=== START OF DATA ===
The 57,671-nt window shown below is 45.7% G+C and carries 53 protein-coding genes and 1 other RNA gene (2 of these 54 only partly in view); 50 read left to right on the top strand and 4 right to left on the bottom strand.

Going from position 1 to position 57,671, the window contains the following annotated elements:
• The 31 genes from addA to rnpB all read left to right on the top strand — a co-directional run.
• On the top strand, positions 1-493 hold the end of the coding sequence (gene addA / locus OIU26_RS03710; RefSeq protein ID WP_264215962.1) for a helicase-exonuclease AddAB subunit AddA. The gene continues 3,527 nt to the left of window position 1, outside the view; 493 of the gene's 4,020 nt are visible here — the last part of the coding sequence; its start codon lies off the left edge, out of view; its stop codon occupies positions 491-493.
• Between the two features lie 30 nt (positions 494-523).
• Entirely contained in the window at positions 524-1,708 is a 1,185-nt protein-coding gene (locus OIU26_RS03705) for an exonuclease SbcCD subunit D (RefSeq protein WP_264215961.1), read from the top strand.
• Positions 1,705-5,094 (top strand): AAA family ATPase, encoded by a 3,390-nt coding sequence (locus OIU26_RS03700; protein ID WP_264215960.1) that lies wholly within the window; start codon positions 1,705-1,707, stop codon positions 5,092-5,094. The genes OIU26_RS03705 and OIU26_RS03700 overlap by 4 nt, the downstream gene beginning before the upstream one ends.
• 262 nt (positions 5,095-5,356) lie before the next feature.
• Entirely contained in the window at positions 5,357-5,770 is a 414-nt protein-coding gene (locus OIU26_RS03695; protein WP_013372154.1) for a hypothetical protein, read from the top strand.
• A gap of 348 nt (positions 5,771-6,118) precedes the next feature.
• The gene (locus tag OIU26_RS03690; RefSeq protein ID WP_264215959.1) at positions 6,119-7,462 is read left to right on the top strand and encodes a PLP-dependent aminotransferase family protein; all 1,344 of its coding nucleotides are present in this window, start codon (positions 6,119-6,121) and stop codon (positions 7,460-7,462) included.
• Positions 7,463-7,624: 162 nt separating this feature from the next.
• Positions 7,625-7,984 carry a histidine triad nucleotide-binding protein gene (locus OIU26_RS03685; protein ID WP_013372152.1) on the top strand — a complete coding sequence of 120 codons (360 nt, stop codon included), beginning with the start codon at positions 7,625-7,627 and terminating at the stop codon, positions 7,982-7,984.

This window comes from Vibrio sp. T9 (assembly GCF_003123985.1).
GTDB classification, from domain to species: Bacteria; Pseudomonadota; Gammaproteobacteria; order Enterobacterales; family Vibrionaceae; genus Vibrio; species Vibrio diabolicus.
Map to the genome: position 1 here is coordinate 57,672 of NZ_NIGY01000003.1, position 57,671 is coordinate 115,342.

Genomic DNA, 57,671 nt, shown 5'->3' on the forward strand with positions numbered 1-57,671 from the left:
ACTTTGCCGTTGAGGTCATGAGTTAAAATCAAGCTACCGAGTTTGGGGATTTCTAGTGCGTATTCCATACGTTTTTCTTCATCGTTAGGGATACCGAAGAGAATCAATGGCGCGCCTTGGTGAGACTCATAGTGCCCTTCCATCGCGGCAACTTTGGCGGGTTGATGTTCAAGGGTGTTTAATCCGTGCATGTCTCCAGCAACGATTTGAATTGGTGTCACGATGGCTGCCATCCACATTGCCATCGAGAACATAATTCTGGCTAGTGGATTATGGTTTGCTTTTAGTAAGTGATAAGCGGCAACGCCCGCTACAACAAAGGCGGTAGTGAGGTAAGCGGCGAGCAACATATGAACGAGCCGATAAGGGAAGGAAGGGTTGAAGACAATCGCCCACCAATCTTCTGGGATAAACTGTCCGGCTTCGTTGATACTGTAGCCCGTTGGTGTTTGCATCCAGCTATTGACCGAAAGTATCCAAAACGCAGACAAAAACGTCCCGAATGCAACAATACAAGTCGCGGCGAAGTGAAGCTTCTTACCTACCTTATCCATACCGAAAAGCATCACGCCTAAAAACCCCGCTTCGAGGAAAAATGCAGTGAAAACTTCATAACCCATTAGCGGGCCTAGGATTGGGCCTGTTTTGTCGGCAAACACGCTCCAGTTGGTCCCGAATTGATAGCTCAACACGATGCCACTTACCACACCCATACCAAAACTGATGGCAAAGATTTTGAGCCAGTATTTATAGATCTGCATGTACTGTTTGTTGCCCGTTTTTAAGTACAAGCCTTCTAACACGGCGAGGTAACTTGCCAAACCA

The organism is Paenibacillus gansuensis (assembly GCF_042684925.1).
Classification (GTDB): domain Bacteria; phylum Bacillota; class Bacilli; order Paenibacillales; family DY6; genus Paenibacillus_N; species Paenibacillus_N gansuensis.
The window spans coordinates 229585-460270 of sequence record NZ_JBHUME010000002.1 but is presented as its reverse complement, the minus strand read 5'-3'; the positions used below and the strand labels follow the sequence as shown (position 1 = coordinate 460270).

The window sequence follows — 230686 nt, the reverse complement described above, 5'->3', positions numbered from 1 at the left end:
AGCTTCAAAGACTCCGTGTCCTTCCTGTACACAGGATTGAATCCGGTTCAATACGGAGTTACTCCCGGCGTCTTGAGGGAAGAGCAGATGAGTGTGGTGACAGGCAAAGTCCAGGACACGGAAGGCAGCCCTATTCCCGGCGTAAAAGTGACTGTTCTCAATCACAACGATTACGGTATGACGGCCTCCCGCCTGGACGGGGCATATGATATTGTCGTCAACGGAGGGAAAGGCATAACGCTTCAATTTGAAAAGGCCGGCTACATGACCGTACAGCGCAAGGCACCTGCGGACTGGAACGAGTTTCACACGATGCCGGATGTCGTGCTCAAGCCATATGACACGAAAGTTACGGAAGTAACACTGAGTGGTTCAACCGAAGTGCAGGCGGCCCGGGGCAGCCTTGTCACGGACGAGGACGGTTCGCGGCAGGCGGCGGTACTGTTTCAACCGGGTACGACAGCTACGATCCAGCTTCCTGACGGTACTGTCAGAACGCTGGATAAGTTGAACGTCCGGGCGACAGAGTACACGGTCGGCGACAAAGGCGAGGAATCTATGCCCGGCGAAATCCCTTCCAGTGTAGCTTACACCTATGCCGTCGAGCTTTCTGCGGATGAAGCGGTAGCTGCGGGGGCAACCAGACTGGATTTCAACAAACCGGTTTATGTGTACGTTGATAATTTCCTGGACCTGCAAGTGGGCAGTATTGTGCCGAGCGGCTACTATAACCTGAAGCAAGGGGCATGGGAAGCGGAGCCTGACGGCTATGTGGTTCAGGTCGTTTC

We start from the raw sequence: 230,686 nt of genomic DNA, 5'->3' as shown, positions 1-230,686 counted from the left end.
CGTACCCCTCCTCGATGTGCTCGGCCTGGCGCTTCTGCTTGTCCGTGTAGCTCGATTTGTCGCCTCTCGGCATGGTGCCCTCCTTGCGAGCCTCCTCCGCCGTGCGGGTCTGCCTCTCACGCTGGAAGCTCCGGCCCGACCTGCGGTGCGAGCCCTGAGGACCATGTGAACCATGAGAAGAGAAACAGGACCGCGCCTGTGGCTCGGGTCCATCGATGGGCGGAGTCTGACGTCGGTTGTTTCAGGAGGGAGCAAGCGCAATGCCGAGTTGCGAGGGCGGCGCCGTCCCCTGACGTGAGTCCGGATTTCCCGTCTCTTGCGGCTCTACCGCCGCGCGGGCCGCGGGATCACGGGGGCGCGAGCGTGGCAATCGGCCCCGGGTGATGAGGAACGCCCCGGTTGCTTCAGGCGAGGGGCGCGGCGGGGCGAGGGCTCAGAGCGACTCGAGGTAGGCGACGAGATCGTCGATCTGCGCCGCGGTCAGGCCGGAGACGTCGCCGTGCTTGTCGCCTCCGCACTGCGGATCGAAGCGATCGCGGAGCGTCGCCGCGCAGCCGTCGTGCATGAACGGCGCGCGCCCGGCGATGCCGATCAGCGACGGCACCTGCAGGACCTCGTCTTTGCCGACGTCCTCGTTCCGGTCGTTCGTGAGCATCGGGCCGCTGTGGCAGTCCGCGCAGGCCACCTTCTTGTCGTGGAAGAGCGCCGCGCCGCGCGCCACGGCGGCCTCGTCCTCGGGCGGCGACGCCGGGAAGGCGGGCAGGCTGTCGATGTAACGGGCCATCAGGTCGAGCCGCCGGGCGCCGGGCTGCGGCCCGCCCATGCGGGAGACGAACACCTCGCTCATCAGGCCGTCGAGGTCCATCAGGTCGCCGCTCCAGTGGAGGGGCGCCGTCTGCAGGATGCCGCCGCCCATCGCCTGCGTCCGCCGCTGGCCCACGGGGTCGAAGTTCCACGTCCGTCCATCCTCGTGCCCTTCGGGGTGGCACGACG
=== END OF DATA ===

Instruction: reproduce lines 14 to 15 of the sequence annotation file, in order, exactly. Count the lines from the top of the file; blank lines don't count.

This window comes from Vibrio sp. T9 (assembly GCF_003123985.1).
GTDB classification, from domain to species: Bacteria; Pseudomonadota; Gammaproteobacteria; order Enterobacterales; family Vibrionaceae; genus Vibrio; species Vibrio diabolicus.